When a newborn baby is adding to a family, it’s without a doubt that everyone wants to see the new bundle of joy, hold him or her, and get as close as possible. With that being said though, it’s important that parents, grandparents, aunts, and uncles make sure they are up to date with all of their vaccines. After all, while everyone is welcomed to give the baby as much love and attention as they possibly can, the last thing they want to do is pass down a serious illness or virus. Here are the four vaccines that every adult should have before coming into contact with a baby.
The MMR vaccine
The Centers for Disease Control and Prevention recommends that people get MMR vaccine to protect against measles, mumps, and rubella, and especially before coming into contact with a small baby. It's also advised that children get two doses of MMR vaccine, starting with the first dose at 12 to 15 months of age, and the second dose at 4 through 6 years of age.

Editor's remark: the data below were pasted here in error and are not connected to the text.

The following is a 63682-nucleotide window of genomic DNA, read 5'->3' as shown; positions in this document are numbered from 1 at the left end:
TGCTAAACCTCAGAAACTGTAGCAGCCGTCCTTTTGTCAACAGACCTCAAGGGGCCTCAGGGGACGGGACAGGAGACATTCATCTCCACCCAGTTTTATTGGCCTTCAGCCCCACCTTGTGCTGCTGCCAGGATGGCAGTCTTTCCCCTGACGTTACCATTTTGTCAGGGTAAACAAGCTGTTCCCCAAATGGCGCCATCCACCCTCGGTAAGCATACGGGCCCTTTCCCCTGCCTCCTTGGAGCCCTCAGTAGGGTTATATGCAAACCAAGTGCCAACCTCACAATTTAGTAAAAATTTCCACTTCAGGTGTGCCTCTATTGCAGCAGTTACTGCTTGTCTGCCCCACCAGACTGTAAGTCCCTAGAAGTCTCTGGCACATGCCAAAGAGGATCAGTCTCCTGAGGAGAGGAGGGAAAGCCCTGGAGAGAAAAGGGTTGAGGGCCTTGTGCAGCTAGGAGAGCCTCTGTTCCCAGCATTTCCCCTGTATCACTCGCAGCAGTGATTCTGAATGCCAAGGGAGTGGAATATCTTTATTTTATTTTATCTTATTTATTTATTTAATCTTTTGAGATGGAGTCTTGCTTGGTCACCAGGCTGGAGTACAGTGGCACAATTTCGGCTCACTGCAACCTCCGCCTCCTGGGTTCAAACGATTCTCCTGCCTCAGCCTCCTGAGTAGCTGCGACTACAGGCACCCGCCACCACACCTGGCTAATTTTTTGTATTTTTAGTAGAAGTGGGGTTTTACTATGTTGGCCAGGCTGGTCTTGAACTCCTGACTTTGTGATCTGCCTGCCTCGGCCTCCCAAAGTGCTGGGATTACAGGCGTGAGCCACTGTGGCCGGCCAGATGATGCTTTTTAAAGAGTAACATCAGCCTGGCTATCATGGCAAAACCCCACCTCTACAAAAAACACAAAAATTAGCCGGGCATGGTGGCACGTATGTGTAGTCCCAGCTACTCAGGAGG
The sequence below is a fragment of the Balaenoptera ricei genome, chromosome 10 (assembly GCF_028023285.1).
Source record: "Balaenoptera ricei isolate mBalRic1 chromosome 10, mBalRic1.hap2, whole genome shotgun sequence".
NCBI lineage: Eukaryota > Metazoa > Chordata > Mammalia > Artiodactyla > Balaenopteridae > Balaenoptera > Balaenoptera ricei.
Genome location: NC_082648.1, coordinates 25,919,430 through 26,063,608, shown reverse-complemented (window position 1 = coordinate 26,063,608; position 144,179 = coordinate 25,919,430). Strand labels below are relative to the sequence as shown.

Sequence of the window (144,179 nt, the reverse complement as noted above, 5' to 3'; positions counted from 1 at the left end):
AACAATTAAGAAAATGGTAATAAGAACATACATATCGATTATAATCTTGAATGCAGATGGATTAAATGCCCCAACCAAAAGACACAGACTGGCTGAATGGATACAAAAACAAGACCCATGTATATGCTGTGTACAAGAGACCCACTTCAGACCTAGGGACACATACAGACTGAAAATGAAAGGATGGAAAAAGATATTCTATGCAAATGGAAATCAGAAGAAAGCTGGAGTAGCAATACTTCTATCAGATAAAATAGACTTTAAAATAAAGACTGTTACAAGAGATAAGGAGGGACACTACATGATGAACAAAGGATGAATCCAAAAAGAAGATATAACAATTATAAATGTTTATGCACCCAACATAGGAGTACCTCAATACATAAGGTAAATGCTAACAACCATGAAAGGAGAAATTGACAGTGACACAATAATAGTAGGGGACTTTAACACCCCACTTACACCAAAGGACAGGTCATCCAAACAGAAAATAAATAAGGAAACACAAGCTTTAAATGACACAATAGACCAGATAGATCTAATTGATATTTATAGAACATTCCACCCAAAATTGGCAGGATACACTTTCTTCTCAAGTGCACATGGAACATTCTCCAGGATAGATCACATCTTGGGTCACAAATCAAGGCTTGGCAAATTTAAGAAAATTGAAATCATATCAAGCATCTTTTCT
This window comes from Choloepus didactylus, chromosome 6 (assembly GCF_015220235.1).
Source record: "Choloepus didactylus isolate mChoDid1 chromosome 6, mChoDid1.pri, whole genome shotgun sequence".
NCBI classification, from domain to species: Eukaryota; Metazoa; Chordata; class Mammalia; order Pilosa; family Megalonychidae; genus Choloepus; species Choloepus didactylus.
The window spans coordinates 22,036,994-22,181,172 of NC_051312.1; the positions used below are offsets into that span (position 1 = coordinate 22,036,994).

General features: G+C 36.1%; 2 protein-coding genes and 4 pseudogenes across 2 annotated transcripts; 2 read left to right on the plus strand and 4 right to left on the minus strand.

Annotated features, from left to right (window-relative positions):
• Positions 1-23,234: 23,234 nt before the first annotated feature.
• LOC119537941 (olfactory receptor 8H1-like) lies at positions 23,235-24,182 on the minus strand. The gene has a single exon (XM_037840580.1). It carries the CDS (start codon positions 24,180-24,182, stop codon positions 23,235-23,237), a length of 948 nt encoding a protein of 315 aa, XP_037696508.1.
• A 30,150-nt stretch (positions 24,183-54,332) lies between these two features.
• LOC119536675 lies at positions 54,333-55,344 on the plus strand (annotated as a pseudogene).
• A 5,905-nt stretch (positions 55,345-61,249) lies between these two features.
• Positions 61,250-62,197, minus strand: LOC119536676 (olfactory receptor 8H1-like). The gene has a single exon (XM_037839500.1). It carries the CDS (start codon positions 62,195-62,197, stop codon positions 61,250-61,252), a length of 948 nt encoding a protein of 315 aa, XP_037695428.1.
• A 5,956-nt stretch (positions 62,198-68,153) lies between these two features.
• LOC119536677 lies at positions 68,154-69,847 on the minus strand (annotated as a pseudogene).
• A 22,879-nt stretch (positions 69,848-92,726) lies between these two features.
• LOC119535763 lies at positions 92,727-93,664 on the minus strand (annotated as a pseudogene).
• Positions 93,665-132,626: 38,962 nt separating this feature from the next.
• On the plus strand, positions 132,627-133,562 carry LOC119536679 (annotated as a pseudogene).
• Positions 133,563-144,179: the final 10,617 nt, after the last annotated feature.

The Influenza Vaccine
In other words, it’s the flu shot, and it's recommended that everyone get one every year. They have antibodies provide protection against infection with the viruses that are in the vaccine. ... Traditional flu vaccines (called “trivalent” vaccines) are made to protect against three flu viruses; an influenza A (H1N1) virus, an influenza A (H3N2) virus, and an influenza B virus. You can get a flu shot at any one of your local CVS or Walgreen pharmacies for as little as $25 each year.
The Varicella Vaccine
If you were a child of the 1970s, 1980s, or the early 1990s, there’s a good chance you remember that itchy, tingly feeling that came when you got the chicken pox from a friend or classmate from school. Luckily, there’s a vaccination for that because the last thing you want to do is infect a baby with the pox. The chickenpox vaccine is a shot that can protect nearly anyone who receives the vaccine from catching chickenpox. It's also called the varicella vaccine because chickenpox is caused by the varicella-zoster virus.
TDAP or DTaP Vaccine
The DTaP is a vaccine that helps children younger than age 7 develop immunity to three deadly diseases caused by bacteria: diphtheria, tetanus, and almighty whooping cough (which is medically known as pertussis). Tdap is a booster immunization given at age 11 that offers continued protection from those diseases for adolescents and adults. It’s also recommended that pregnant women get the shot between 27 and 36 weeks gestation.